Sunday, November 23, 2008

Steve Yegge's Property List Pattern Summary

Steve Yegge has written an article entitled The Universal Design Pattern in which he describes in detail the Property List Pattern [1]. The key design elements of this pattern (as he describes them) are:
  • It has the basic methods of a Map (using Java's terminology): get, put, has, and remove.
  • Keys are generally strings.
  • It has a pointer to a parent property list so properties can be inherited and overridden. In particular, certain operations, such as get, are applied on a child, but if the property is not found there, it is applied to the parent.
  • Reading a property returns the first value encountered for that property, from the child if it exists, otherwise from its ancestor.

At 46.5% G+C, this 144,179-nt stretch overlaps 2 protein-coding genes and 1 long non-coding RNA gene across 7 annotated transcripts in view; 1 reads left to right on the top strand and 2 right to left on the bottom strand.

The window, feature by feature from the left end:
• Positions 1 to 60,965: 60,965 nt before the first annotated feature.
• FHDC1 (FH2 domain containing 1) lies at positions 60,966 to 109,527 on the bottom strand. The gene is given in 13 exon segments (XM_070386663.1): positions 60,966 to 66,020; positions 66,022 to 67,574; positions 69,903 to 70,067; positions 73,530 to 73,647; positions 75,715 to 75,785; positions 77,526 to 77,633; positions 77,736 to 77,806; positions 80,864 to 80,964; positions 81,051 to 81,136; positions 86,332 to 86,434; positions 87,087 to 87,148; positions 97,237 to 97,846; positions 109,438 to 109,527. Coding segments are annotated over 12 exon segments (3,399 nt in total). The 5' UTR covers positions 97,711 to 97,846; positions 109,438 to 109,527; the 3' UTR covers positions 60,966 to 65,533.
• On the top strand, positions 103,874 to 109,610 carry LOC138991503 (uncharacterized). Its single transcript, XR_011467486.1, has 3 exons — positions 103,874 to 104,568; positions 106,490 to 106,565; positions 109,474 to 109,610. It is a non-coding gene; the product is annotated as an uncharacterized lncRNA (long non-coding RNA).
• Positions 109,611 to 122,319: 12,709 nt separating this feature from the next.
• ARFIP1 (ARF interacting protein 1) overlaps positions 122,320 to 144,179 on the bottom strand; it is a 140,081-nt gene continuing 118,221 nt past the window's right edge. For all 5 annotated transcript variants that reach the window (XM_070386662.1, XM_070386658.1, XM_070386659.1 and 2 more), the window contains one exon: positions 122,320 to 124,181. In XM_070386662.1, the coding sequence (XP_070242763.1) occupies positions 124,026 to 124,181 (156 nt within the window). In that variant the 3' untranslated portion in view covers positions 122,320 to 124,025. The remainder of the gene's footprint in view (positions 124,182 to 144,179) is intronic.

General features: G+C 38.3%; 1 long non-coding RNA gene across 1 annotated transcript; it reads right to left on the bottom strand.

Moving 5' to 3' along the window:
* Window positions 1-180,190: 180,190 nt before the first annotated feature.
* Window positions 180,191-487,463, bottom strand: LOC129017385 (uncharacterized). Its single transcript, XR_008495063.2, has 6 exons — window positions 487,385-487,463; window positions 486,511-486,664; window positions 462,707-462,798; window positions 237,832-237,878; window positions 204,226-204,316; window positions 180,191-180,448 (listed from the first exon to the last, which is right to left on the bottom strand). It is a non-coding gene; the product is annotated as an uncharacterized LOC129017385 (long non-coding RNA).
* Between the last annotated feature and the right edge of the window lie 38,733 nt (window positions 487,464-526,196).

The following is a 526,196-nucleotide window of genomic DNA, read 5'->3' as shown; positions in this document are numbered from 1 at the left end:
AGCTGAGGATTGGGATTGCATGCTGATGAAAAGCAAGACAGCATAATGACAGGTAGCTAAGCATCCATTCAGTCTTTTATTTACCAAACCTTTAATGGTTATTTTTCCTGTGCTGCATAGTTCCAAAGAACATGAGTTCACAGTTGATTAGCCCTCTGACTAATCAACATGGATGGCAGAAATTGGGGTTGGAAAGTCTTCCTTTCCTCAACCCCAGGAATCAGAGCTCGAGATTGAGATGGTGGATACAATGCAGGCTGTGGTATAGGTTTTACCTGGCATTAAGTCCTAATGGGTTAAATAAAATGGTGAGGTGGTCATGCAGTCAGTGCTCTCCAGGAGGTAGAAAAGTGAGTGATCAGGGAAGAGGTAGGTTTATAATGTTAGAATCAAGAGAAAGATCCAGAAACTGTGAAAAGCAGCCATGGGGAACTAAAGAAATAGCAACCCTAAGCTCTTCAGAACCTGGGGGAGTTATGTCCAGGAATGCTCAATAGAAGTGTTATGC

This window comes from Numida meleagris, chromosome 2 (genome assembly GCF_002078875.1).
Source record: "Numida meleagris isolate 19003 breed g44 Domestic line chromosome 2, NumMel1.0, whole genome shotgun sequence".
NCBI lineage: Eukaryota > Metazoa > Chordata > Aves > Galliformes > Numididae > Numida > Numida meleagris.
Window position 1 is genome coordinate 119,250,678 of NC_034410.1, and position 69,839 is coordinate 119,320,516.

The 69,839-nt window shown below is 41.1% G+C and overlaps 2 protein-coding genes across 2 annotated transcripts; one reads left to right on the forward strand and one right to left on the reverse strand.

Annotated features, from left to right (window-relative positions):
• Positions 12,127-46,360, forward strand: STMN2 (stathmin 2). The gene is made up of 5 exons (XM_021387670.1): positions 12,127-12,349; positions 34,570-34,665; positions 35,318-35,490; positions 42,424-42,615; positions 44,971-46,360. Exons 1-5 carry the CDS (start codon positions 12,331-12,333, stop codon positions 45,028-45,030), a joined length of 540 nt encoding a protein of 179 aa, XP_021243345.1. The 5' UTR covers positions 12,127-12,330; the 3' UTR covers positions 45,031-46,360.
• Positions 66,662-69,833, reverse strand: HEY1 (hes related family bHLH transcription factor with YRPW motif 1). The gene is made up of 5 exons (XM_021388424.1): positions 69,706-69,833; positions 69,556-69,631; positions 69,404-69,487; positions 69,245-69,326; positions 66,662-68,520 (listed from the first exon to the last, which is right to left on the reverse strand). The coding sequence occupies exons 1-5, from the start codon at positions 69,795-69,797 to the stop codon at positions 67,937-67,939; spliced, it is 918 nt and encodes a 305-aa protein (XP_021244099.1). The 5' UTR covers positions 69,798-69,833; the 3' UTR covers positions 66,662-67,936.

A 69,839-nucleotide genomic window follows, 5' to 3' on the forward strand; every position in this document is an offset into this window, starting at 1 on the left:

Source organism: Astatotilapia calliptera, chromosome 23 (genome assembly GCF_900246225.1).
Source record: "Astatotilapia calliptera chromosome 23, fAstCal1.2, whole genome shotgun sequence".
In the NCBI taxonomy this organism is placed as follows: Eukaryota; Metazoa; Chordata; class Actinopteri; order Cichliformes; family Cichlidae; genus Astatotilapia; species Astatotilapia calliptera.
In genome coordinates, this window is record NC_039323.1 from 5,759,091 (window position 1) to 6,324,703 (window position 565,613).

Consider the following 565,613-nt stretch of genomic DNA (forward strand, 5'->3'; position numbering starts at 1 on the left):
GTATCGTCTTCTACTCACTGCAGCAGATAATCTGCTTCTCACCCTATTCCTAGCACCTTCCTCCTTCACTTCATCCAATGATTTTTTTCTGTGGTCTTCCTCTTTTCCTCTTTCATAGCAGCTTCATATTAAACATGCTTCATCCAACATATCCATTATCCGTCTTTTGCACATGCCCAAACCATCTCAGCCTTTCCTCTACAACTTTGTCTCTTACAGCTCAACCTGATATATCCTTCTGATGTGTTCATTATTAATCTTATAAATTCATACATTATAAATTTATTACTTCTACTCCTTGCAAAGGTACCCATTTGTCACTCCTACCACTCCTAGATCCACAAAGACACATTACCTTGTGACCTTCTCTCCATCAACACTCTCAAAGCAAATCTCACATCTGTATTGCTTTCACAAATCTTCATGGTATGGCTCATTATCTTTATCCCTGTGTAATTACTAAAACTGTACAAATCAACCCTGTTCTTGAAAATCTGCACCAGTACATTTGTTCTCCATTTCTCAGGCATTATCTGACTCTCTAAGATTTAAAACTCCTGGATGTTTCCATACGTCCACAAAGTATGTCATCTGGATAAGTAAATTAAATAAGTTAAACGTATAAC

• Writing (and deleting) a property on the child only changes the property list for that child. When deleting a property that is inherited, it must be flagged in the child as deleted, not actually deleted. Otherwise, all siblings and the parent will have the property deleted.
  • Properties can have meta-properties. Common ones include information governing types and access control (such as "read-only").
Why would you want to use this pattern? Yegge mentions several reasons, including (1) it is very scalable, so it can be applied to single classes or used as part of a larger framework, and (2) it enables extensible systems. Yegge also describes several issues with this pattern, two of which struck home with me. The first is its performance may be unacceptable for some applications, although Yegge describes many optimizations that can be made. The second is that it is subject to data corruption. For example, incorrectly spelling a key and then adding data. References [1] Steve Yegge, The Universal Design Pattern, 2008